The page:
Energy and Natural Resources

Westar Plans to Retire Older Power Plants in 2018

10 August 2017

Westar Energy plans to retire 780 megawatts of fossil-fired generating capacity in 2018. One coal-fired unit will be retired with the remainder fueled by natural gas. All of the units are 50-60 years old.

The Topeka, Kan.-based company began retiring older, less efficient generating plants in 2015 with the retirement of 370 MW of coal and gas-fired steam units.

"With the combined Great Plains Energy and Westar fleets, we can accelerate additional fossil plant retirements," CEO Mark Ruelle told an earnings conference call on August 9.

The targeted units include Tecumseh Energy Center Unit 7, a 61 MW coal facility. The first units at Tecumseh were commissioned in 1925, and the remaining boiler is fired with low-sulfur coal.

Also included are Units 1 and 2 at the Gordon Evans Energy Center, which entered service in 1961. Also slated for retirement are Units 3 and 4 at the Murray Gill Energy Center. It entered service in 1952. Both Gordon Evans and Murray Gill are fueled by natural gas.

"These plants are about the same vintages as many of our baby boomers who are also retiring throughout the company," Ruelle told analysts. "So we can retire the plants without laying off folks."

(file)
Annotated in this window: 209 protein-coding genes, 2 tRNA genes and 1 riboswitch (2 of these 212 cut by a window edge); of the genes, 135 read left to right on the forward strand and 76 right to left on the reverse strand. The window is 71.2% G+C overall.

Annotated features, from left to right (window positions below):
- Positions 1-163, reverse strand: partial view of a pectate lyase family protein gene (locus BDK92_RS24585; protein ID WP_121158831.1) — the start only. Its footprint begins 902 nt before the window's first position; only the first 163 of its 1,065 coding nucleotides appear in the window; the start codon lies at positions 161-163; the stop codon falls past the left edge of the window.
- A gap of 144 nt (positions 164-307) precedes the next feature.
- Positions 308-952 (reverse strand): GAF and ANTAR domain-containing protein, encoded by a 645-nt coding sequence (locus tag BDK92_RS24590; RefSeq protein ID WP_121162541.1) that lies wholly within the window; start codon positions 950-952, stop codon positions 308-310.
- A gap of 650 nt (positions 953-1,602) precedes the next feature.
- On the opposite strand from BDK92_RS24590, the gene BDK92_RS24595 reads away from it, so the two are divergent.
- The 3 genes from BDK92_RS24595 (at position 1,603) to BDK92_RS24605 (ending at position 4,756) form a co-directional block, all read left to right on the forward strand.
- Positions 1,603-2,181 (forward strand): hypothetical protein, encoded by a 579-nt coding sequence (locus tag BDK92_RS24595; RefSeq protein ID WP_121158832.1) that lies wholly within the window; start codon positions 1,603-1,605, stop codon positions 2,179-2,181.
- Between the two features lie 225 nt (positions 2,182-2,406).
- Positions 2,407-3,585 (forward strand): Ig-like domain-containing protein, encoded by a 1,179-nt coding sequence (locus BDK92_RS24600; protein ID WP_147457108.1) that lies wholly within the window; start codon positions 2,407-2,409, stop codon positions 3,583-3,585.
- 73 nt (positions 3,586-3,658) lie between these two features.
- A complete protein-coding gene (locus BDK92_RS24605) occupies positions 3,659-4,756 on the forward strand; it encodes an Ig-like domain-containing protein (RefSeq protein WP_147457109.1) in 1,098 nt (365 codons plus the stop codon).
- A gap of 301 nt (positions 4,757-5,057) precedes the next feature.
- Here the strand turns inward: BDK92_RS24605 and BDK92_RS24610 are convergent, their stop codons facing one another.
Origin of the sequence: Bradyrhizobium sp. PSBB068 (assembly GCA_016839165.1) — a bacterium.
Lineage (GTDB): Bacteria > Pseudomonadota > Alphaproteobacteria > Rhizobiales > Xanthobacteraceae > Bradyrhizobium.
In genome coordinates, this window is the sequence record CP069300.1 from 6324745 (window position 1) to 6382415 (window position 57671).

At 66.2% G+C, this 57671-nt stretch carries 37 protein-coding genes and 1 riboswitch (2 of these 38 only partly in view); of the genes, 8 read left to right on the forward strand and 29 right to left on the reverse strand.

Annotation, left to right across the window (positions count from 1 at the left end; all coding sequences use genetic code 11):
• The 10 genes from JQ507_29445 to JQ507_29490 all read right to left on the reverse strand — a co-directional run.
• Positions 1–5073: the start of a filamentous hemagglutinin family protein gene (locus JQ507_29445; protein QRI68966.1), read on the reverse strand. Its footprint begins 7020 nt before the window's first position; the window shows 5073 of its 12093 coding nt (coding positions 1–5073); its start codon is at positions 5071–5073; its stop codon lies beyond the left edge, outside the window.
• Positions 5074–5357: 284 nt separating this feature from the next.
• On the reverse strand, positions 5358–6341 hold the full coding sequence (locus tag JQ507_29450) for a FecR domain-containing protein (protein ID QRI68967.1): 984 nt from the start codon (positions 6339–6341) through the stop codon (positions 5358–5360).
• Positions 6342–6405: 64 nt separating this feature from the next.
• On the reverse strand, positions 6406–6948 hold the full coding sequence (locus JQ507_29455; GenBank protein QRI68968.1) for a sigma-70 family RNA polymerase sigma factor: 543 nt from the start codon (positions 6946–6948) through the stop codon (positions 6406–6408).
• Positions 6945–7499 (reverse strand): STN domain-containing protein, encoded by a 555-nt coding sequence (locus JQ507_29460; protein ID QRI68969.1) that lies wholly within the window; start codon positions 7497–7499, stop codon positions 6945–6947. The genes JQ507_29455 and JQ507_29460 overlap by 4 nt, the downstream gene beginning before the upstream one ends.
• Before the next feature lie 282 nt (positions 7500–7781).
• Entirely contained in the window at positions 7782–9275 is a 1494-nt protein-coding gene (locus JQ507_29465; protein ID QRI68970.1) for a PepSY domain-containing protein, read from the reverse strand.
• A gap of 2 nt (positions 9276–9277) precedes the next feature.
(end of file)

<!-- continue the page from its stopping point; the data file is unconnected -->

The company operates a nuclear power plant and in July opened a 1.2 MW community solar project.

In February, Westar commissioned the 280 MW Western Plains wind farm near Dodge City. "The $400 million investment is a big addition to our clean energy portfolio which is now close to 1,700 MW," Ruelle said. "This addition is very low cost and provides renewable energy at roughly the same or slightly lower cost than the marginal cost of energy from our fossil plants. We couldn't have imagined such costs for renewables even just a few years ago."

The wind farm uses 2.3 MW Siemens turbines and achieved capacity factors last spring "north of 50 percent."

Ruelle says that Westar's renewable energy portfolio equals around a third of its retail sales. "Not bad for a company most still remember as primarily a Midwest coal company," he said.

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